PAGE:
Although visits to the National Parks often support conservation efforts, they can also be damaging to wildlife living in these fragile ecosystems if not properly managed by practicing responsible travel.
In many developing countries, wildlife-related activities form an important source of income. As such, these activities need to be framed as sustainable for both animals and locals. Animals in the wild should remain wild, meaning that tour suppliers and providers of wildlife excursions make sure that wildlife:

  • is not lured and habituated with food
  • is not chased after
  • is not touched
  • is not hunted and is not scared with loud noises or bright lights

SAFARI TO SEE GORILLAS STRIVES TO ENSURE THAT:

  • National Park guidelines and rules are communicated and respected by all visitors and excursion providers.
  • Health & Safety of employees/tourist and wildlife are amongst the main priorities of the tour suppliers & excursion providers.
  • Animals/wildlife and human beings are not put into dangerous situations.

The good news is that, by taking part in responsible travel, holidays may be memorable whilst at the same time encouraging and supporting of wildlife conservation efforts, all while avoiding unnecessary damage to precious regional biodiversity.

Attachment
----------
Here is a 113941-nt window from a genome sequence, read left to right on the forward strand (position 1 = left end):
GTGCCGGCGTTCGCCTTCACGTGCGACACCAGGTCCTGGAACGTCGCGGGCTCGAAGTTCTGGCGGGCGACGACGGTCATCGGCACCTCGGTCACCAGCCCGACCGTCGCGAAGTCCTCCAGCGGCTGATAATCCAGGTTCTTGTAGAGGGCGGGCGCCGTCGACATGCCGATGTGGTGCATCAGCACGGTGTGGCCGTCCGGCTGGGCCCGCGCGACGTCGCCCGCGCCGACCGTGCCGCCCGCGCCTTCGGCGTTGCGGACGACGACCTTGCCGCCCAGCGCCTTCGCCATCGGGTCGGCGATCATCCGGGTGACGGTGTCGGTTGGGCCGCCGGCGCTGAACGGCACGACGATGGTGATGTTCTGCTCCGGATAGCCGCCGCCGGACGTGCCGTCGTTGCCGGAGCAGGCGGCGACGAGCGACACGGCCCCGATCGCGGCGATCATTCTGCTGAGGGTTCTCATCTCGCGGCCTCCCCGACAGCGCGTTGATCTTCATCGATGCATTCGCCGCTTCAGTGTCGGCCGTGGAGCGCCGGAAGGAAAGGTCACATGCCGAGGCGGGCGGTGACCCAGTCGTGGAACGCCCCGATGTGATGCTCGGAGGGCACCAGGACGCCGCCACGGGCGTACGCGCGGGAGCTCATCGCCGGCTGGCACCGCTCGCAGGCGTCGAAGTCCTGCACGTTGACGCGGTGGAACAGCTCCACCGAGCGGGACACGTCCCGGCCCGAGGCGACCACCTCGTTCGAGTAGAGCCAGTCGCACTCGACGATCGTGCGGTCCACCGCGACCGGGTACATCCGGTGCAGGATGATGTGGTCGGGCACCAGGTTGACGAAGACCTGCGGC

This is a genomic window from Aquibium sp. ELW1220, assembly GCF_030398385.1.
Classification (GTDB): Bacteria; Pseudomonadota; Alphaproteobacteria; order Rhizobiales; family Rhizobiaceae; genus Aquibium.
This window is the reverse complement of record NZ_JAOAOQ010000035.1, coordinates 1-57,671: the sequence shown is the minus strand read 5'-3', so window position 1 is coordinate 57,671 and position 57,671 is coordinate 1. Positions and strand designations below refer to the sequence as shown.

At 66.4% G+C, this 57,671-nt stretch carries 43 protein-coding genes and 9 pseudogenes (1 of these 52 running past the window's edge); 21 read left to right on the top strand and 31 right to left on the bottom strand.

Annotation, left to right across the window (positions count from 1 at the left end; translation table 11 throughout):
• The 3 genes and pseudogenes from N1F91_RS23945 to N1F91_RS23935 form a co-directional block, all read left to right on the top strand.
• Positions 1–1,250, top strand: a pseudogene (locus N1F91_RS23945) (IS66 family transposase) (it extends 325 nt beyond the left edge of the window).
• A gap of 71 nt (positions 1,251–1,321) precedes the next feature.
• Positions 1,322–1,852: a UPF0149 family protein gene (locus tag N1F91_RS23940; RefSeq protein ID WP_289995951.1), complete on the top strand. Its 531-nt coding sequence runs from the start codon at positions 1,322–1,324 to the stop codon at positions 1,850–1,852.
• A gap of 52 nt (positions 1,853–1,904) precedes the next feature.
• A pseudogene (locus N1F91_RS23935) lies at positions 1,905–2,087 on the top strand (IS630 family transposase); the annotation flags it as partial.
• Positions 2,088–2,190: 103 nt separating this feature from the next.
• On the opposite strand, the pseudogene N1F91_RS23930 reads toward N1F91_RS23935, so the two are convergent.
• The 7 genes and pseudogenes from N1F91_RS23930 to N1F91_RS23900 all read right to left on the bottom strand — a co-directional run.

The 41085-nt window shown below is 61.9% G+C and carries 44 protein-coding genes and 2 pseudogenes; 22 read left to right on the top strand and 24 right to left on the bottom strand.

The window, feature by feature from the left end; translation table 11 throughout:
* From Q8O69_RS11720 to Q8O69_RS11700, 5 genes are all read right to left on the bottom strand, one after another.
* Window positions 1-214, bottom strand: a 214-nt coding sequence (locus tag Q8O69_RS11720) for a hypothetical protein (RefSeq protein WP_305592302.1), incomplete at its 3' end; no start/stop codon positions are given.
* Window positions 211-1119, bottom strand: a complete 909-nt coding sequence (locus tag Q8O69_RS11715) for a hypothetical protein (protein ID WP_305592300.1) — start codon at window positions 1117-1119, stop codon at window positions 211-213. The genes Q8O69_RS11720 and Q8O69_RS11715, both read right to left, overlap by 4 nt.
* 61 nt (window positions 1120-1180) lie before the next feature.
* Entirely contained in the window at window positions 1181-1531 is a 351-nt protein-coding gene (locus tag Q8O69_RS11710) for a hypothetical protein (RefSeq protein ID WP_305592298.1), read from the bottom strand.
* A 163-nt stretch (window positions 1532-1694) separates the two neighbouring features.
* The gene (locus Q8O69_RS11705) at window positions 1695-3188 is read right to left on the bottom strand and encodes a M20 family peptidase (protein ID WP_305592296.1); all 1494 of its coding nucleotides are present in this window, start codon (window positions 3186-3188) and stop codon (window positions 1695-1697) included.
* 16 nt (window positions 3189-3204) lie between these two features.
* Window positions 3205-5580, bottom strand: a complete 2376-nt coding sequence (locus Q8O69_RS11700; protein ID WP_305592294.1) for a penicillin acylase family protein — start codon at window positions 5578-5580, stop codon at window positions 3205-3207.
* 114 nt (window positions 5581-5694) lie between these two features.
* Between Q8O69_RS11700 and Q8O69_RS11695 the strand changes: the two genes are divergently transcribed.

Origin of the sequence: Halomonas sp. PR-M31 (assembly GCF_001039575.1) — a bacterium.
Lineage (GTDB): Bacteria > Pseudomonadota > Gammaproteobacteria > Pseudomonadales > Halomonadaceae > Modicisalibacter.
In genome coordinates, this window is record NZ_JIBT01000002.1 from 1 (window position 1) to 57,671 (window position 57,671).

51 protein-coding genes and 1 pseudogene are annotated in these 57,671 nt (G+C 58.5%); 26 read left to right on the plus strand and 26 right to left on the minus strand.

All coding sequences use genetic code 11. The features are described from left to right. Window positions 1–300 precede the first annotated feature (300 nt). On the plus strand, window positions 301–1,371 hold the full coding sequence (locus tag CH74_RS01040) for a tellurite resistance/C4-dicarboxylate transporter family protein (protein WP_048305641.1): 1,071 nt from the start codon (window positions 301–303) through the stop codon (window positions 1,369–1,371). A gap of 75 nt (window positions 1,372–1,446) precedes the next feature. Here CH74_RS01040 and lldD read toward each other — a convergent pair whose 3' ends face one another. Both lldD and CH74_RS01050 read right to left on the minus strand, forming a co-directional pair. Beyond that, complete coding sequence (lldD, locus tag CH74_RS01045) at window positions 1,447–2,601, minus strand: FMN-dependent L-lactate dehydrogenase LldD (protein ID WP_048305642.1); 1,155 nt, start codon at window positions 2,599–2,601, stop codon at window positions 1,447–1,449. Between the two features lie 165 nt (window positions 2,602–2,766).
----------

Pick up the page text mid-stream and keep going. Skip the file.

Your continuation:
WITH RESPONSIBLE TRAVEL SAFE GUARD ANIMALS IN THE WILD AND MAKE SURE:

  • Animals in the wild should remain wild
  • Animals are not lured and habituated with food
  • Animals are not chased after
  • Animals are not touched
  • Animals are not hunted and are not scared off with loud noises or bright light.

INSTRUCTIONS FOR OUR TOUR / DRIVER GUIDES AS PART OF RESPONSIBLE TRAVEL:

Our tour guides are SOMETIMES accompanied by specialists guides/rangers when leading groups in national park boundaries or conservation areas. They must help to convey guidelines that tourists should follow, enabling them to respect the natural wonders of our destinations.

We also organise regular training for our tour guides, reminding them about our clearly defined guidelines and policies. Our main recommendations are as follows:

GENERAL ADVICE TO OUR DRIVER / TOUR GUIDES

  • Do not feed or touch animals
  • Do not scare wildlife
  • Do not hunt wildlife or support hunting activities
  • Do not litter, leave only footprints.

Uganda being a predominantly primate country, most of our safaris will have an element of Gorilla or and Chimpanzee trekking which are definitely highlights of Uganda Safaris and Tours therefore once with the primates:

  • Do not approach or touch primates especially babies
  • Do keep your distance at all times, a cough or a sneeze is enough to transmit diseases
  • Do not feed or leave behind food. Anything you hold in your hands or grab from your bag can be interpreted as food.
  • Do keep an eye on your personal belongings.
  • Do not chase away primates
  • Do not scare them by unexpected movements, loud noises and bright lights (or flash photography)
  • Do not stare or smile at primates
  • Do respect animal’s natural behavioural patterns
  • Do not support activities that may humanize primates